If you area a follower of this blog you may have noticed that the Standard Combat Series from Multi-Man Publications has been getting a bit of some wargame love from me recently. In great part this is because the “War Engine” of the SCS hits a sweet spot for me; they are easy to learn, relatively quick to play, and through their use of special game rules they are tailored to fit the situation depicted without adding an unpalatable level of rules overhead. Recently, Multi Man Publishing “found” copies of older titles in theri warehouse, which allowed me to add Karelia ’44: The Last Campaign of the Continuation War (MMP, 2011) to my collection. Although an older SCS title, I am glad to say it did not fail me.
Karelia ’44 looks at the Soviet Offensive in June 1944 on the Karelia peninsula. The intent was to knock the Finns out of the war. At it’s core, Karelia ’44 uses the SCS war engine to recreate the somewhat asymmetric match-up of the goliath Soviet Red Army versus the artillery-supported mobile defense of the Finns. One of the most important rules in Karelia ’44 may be the one that so many wargamers seem to hate; supply. Here the supply rules are important for they determine just how far and where the Soviet offensive can act.
Like every SCS game, there is the special “gimmick” rule. In Karelia ’44 it’s “Soviet Special Rule 2.1 The Boss’s Patience.” This rules introduces a variable game end time; if you keep the Boss “happy” the offensive will go on longer (but with maybe less forces) whereas if the boss us “unhappy” the offensive (game) might end early. It’s a fun rule that keeps the pressure on the Soviet player, and encourages patience by the Finn player.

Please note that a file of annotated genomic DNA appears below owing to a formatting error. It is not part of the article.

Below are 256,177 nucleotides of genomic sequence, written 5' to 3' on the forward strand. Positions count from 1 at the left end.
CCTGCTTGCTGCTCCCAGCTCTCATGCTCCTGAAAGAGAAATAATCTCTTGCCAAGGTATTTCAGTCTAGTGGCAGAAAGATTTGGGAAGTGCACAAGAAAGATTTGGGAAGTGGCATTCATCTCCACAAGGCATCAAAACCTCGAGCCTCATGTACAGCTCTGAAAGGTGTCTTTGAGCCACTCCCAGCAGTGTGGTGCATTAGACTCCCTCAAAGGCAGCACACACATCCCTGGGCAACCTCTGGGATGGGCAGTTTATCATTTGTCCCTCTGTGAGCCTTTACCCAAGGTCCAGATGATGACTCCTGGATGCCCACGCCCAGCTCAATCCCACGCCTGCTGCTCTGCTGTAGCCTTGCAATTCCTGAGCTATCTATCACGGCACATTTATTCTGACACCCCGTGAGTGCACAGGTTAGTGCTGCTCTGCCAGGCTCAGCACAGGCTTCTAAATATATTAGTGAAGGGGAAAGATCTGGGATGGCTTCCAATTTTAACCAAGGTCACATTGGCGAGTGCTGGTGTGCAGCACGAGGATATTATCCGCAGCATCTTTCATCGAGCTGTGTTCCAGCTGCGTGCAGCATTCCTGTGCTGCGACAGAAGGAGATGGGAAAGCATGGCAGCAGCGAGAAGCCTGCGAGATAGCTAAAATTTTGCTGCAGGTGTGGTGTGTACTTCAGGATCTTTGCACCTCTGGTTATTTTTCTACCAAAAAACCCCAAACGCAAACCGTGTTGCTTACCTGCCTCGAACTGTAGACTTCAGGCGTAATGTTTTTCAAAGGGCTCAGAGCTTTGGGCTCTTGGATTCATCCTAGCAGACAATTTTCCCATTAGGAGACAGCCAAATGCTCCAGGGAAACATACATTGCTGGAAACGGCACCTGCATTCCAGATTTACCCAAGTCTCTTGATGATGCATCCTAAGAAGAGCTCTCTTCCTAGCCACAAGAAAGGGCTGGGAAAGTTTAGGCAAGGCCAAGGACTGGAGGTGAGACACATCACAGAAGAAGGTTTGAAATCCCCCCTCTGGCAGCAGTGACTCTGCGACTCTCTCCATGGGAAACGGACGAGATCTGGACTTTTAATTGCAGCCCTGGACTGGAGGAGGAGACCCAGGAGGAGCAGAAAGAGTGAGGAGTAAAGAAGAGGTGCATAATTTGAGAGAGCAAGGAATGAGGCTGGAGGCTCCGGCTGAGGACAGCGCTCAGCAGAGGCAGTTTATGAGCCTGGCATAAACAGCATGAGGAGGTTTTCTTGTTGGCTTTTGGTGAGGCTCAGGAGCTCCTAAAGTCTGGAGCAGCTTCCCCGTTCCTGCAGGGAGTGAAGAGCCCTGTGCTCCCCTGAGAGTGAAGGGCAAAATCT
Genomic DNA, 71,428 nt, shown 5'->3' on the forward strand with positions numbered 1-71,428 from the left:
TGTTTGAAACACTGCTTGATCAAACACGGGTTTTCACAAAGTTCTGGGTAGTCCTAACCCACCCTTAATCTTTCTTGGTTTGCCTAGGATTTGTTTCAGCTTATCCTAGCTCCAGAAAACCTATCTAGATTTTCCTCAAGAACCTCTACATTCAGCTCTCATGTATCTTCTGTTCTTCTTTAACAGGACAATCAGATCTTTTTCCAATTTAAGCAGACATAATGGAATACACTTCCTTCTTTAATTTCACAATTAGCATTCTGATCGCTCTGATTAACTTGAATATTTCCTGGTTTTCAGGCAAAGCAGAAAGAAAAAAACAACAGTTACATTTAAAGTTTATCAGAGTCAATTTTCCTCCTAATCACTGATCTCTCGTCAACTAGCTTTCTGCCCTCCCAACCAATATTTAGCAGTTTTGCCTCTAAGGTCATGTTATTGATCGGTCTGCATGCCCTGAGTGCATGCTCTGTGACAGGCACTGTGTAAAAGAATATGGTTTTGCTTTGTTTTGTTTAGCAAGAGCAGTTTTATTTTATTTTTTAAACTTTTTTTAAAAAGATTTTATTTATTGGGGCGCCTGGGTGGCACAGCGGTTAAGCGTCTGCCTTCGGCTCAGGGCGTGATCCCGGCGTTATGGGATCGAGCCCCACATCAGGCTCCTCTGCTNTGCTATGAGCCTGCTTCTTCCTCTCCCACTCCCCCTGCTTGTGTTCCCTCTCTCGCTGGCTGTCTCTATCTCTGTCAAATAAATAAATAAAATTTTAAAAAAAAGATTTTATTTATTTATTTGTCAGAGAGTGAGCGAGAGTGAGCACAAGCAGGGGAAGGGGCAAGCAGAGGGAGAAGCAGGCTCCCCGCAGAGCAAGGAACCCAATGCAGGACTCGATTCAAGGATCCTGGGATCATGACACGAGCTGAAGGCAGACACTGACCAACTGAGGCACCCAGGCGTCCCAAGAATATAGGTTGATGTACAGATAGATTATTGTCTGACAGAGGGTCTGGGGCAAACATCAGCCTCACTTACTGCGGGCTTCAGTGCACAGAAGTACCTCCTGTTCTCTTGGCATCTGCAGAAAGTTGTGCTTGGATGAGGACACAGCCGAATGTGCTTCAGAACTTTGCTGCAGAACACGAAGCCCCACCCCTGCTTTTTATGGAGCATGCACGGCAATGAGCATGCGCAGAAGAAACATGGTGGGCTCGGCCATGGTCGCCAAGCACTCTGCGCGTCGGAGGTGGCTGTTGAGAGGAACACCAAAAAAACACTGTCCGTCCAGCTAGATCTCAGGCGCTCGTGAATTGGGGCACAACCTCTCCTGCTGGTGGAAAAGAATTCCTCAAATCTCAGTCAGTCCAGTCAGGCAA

As often as I focus on the “gimmick” rule in SCS, Karelia ’44 actually have several other special rules that are important to the narrative of the game. Soviet supply and Inflexibility (rule 2.5) as well as Prepared Offensive Turns (2.6) and The 2nd Wave (2.7) are just as important as the Boss’s Patience. For the Finns, the defensive lines rules with “ghost” units (3.3) is vital to the defense. Woe be the Finn player that tries to take on the Soviets without understanding this rule.
I also like how the initial developer, Ernesto Sassot, was not afraid to change some wargaming conventions in Karelia ’44. I appreciate his choice to treat forests as the base terrain and modify movement and combat accordingly. Choices like this show that no matter how “standard” your game may seem it is always useful to look for how it can be tailored to fit the situation.
Karelia ’44 may be an older SCS title but it still is not only an enjoyable game, but also an example of good wargame design.